Date of this Version
Nevole, Lori. "Blood Ties: Hannibal and the Heteronormative Family." University of Nebraska-Lincoln Digital Commons, 2018.
My thesis explores how the television show Hannibal portrays queer familial relationships in the horror genre, and what those relationships say about queer assimilation in the twenty-first century. I examine the nature of Hannibal Lecter and Will Graham’s nonsexual but queer relationship, and their connections to Abigail Hobbs. I compare this “family” to the show’s explicit homosexual family unit: Alana and Margot. To connect the show to previous queer media, I researched what has been said about queer horror/queer villains in twentieth century film, Kosofsky Sedgwick’s influential homosocial triangle, and current conversation around contemporary queer horror and the homosocial, heterosexual genre of early 2000s bromance movies.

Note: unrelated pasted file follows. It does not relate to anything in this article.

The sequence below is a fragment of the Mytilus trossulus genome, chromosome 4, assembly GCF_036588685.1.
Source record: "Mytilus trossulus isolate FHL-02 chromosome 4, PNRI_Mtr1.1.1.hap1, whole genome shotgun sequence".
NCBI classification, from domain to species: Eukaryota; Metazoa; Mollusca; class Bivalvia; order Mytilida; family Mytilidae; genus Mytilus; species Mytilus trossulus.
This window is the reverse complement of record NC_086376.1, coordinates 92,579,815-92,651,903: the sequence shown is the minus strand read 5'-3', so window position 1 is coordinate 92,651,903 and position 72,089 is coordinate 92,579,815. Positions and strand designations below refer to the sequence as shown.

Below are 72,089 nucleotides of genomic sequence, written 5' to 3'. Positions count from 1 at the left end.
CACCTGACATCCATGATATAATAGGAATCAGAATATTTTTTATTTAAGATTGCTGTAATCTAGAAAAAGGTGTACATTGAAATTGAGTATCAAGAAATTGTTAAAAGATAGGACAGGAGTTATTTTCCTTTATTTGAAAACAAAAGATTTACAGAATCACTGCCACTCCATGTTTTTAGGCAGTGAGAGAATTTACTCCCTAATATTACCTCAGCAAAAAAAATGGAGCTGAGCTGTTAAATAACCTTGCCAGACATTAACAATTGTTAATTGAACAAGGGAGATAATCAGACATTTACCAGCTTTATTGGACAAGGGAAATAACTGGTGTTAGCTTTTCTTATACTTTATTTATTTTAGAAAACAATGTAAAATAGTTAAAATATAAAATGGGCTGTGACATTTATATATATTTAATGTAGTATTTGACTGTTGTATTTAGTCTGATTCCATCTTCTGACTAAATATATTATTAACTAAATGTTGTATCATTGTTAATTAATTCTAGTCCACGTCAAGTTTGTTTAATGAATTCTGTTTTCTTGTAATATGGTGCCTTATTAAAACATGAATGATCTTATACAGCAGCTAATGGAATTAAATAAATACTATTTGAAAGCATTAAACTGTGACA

I found that Hannibal contains many of the queer tropes of twentieth century horror, but tweaks them by refusing to devalue women/femininity as a shortcut for coding (male, homosexual) queerness. It does the same with its “bromantic” elements. The show goes as far as to uphold Alana and Margot as the ideal queer family, letting femininity and queer sexuality survive comfortably side by side past the end credits. Alana and Margot come to symbolize properly assimilated, heteronormative, twenty-first century queers, whereas Will and Hannibal represent the destructive, deviant queers of twentieth century media.
Though it is great to see horror where two queer women create a family and survive the various killers of the show, the plot reveals some contemporary anxieties over what is lost and gained from the queer community’s cultural assimilation.